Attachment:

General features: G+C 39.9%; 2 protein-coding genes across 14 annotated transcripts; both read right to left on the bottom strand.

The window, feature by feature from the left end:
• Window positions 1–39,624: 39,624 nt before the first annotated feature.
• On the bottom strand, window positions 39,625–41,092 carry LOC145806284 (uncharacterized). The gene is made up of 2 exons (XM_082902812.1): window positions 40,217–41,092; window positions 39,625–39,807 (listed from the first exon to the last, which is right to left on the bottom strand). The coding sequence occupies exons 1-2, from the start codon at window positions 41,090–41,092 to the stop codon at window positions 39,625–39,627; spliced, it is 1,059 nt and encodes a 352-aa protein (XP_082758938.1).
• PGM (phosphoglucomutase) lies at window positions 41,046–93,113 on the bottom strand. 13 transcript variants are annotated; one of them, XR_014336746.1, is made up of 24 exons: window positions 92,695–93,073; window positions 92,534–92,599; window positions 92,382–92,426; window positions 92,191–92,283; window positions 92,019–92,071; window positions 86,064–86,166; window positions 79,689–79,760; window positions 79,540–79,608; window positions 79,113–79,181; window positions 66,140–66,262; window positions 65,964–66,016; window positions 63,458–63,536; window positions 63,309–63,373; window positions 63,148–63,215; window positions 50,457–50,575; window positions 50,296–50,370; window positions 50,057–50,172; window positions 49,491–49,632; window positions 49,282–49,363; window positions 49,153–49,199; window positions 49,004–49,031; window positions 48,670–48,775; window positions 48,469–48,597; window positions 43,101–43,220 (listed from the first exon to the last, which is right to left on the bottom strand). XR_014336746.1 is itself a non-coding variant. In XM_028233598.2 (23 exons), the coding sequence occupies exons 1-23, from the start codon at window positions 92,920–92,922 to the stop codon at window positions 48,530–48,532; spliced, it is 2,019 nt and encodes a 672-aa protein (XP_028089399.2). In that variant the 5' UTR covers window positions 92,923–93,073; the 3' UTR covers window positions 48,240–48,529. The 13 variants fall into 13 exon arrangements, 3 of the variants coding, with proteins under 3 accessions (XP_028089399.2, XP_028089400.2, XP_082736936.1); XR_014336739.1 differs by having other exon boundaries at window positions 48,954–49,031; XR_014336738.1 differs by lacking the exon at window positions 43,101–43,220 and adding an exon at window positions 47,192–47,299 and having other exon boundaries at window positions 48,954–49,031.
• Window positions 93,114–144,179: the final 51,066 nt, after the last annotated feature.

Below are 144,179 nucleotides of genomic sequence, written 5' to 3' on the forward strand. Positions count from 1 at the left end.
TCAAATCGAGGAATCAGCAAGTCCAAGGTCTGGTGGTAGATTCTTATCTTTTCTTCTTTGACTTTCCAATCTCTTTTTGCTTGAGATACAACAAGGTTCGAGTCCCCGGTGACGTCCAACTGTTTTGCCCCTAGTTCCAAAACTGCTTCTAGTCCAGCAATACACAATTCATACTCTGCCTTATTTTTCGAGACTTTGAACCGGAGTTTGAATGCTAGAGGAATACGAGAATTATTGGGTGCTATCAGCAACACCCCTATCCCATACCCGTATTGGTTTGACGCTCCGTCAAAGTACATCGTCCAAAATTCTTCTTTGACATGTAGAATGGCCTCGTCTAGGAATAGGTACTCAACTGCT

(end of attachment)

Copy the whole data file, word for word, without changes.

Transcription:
General features: G+C 39.9%; 2 protein-coding genes across 14 annotated transcripts; both read right to left on the bottom strand.

The window, feature by feature from the left end:
• Window positions 1–39,624: 39,624 nt before the first annotated feature.
• On the bottom strand, window positions 39,625–41,092 carry LOC145806284 (uncharacterized). The gene is made up of 2 exons (XM_082902812.1): window positions 40,217–41,092; window positions 39,625–39,807 (listed from the first exon to the last, which is right to left on the bottom strand). The coding sequence occupies exons 1-2, from the start codon at window positions 41,090–41,092 to the stop codon at window positions 39,625–39,627; spliced, it is 1,059 nt and encodes a 352-aa protein (XP_082758938.1).
• PGM (phosphoglucomutase) lies at window positions 41,046–93,113 on the bottom strand. 13 transcript variants are annotated; one of them, XR_014336746.1, is made up of 24 exons: window positions 92,695–93,073; window positions 92,534–92,599; window positions 92,382–92,426; window positions 92,191–92,283; window positions 92,019–92,071; window positions 86,064–86,166; window positions 79,689–79,760; window positions 79,540–79,608; window positions 79,113–79,181; window positions 66,140–66,262; window positions 65,964–66,016; window positions 63,458–63,536; window positions 63,309–63,373; window positions 63,148–63,215; window positions 50,457–50,575; window positions 50,296–50,370; window positions 50,057–50,172; window positions 49,491–49,632; window positions 49,282–49,363; window positions 49,153–49,199; window positions 49,004–49,031; window positions 48,670–48,775; window positions 48,469–48,597; window positions 43,101–43,220 (listed from the first exon to the last, which is right to left on the bottom strand). XR_014336746.1 is itself a non-coding variant. In XM_028233598.2 (23 exons), the coding sequence occupies exons 1-23, from the start codon at window positions 92,920–92,922 to the stop codon at window positions 48,530–48,532; spliced, it is 2,019 nt and encodes a 672-aa protein (XP_028089399.2). In that variant the 5' UTR covers window positions 92,923–93,073; the 3' UTR covers window positions 48,240–48,529. The 13 variants fall into 13 exon arrangements, 3 of the variants coding, with proteins under 3 accessions (XP_028089399.2, XP_028089400.2, XP_082736936.1); XR_014336739.1 differs by having other exon boundaries at window positions 48,954–49,031; XR_014336738.1 differs by lacking the exon at window positions 43,101–43,220 and adding an exon at window positions 47,192–47,299 and having other exon boundaries at window positions 48,954–49,031.
• Window positions 93,114–144,179: the final 51,066 nt, after the last annotated feature.

Below are 144,179 nucleotides of genomic sequence, written 5' to 3' on the forward strand. Positions count from 1 at the left end.
TCAAATCGAGGAATCAGCAAGTCCAAGGTCTGGTGGTAGATTCTTATCTTTTCTTCTTTGACTTTCCAATCTCTTTTTGCTTGAGATACAACAAGGTTCGAGTCCCCGGTGACGTCCAACTGTTTTGCCCCTAGTTCCAAAACTGCTTCTAGTCCAGCAATACACAATTCATACTCTGCCTTATTTTTCGAGACTTTGAACCGGAGTTTGAATGCTAGAGGAATACGAGAATTATTGGGTGCTATCAGCAACACCCCTATCCCATACCCGTATTGGTTTGACGCTCCGTCAAAGTACATCGTCCAAAATTCTTCTTTGACATGTAGAATGGCCTCGTCTAGGAATAGGTACTCAACTGCT